Getting in the habit of reading and conversing with your child from birth will help them develop critical language skills.
Babies: When babies are first born, they are packed with reflexes. They look at sources of light and gaze at human faces (especially eyes). These behaviors are the building blocks of intelligence.
Reading to a newborn can be quieting for both baby and parents. Babies will look at the pictures and hear your soothing words. Board books and rhyming books will do nicely.
Babies like looking at pictures of faces, even the Charlie Brown Peanuts characters! It is easy to find books with baby faces.
Language: It’s generally understood that reading out loud and talking to children will help language development. Converse with your infants, read to them; answer children’s questions, and listen to what they say. These activities build language skills that will transfer to reading.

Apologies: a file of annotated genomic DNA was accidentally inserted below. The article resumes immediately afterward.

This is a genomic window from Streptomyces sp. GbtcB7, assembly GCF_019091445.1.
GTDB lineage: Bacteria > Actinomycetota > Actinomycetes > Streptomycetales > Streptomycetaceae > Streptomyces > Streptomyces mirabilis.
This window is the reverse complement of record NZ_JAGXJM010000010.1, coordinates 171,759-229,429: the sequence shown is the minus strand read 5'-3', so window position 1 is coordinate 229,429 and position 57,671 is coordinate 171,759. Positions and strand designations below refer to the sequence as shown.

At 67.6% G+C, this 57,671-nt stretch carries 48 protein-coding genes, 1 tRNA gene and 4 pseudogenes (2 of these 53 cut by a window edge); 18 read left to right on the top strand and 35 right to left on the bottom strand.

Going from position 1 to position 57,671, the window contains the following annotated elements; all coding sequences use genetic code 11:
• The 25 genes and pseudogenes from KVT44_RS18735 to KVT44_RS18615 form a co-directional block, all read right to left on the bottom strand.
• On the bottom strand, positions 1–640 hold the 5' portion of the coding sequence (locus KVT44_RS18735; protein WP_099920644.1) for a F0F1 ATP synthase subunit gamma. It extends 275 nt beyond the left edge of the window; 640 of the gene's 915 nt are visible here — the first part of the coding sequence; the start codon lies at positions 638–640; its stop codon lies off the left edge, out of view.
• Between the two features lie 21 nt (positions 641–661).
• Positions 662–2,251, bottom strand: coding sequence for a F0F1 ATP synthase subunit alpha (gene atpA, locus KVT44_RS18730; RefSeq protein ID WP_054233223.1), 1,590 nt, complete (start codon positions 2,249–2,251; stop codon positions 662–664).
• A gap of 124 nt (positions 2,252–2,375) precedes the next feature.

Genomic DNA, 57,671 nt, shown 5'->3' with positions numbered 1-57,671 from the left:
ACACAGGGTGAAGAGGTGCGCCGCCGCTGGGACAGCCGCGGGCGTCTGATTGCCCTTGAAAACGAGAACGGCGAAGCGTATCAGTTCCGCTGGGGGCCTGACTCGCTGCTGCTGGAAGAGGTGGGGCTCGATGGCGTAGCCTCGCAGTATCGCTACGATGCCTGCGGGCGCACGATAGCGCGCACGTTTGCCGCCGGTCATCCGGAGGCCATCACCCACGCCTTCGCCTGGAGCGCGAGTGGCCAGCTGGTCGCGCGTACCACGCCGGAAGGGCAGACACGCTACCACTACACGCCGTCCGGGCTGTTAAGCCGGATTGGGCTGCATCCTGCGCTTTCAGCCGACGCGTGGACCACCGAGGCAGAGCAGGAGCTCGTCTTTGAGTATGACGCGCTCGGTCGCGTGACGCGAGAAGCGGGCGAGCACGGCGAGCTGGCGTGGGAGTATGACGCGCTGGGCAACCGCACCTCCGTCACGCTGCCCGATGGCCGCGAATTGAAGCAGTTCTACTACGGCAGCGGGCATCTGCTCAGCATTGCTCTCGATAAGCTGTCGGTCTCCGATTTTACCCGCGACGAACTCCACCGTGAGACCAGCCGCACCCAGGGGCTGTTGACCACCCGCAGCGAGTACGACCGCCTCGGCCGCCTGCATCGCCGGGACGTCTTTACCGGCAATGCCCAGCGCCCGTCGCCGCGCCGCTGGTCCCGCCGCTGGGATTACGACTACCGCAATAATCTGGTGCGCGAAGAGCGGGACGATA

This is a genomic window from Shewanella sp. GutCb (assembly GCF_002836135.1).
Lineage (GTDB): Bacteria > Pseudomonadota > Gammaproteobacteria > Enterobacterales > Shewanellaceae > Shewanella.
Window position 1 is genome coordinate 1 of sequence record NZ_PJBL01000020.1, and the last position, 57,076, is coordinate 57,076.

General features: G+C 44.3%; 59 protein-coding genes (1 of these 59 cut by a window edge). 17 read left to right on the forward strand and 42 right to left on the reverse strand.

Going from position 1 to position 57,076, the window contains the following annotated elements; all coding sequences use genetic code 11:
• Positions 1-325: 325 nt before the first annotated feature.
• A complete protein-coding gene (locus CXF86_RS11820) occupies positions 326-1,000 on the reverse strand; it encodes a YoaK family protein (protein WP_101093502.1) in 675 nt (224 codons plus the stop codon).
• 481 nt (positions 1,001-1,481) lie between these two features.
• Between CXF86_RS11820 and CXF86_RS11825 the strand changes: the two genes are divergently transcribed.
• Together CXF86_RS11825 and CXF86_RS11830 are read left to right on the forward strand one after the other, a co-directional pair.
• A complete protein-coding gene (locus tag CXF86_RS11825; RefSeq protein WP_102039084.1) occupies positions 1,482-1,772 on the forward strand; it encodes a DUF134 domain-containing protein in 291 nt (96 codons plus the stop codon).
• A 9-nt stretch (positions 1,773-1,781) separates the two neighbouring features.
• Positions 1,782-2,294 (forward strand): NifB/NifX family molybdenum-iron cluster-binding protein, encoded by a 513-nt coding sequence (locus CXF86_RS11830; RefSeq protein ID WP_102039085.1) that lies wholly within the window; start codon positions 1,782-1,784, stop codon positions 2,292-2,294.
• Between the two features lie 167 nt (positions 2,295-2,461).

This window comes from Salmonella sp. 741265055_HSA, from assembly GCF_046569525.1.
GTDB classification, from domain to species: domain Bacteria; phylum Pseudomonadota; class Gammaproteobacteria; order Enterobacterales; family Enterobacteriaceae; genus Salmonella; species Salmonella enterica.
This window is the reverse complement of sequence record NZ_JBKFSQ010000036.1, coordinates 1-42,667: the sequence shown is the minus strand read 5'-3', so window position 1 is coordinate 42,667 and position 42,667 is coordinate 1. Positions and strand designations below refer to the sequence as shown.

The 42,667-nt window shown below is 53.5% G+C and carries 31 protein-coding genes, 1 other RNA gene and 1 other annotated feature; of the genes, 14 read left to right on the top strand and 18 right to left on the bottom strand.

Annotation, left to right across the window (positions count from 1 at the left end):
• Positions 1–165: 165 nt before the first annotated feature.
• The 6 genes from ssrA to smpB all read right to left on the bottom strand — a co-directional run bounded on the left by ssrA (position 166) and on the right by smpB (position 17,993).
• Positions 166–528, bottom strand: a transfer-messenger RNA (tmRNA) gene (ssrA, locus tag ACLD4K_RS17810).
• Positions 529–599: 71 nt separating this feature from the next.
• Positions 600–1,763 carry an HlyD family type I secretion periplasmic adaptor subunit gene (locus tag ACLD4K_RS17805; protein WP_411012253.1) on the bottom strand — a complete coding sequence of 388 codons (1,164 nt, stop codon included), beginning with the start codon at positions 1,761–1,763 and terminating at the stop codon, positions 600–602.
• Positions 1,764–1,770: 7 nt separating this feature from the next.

When parents engage, children become more interested in language and become familiar with words they like to hear. It’s a pleasurable experience.
Learning to read starts by listening to words being said, and when it’s connected to pictures, it is visually stimulating and creates curiosity.
Toddlers: Reading with toddlers is a great joy for both the toddler and adult. Toddlers have better-developed personalities and giggle when they see something funny. When you can be dramatic and silly, and toddlers associate joy with books.
Toddlers like rhyming words and singing. It’s easy to find great rhyming books. Find books with big, detailed illustrations of familiar scenes to hold their attention.
Now is the time to get your child a library card so they can check out the books they choose.
Preschool: These kids still delight in looking at picture books, and they may demand the same book read repeatedly. Repetitive reading is important. It helps them remember the words, and builds vocabulary and confidence.
Elementary School and Beyond: Children still love to be read to, and while many picture books and chapter books will capture their eyes, you can read books with fewer pictures. A move to novels involves essential listening skills, and the stories will drive children to those books.
And don’t forget middle schoolers. They also benefit from being read to.
So, enjoy the day… and read to your babies and beyond!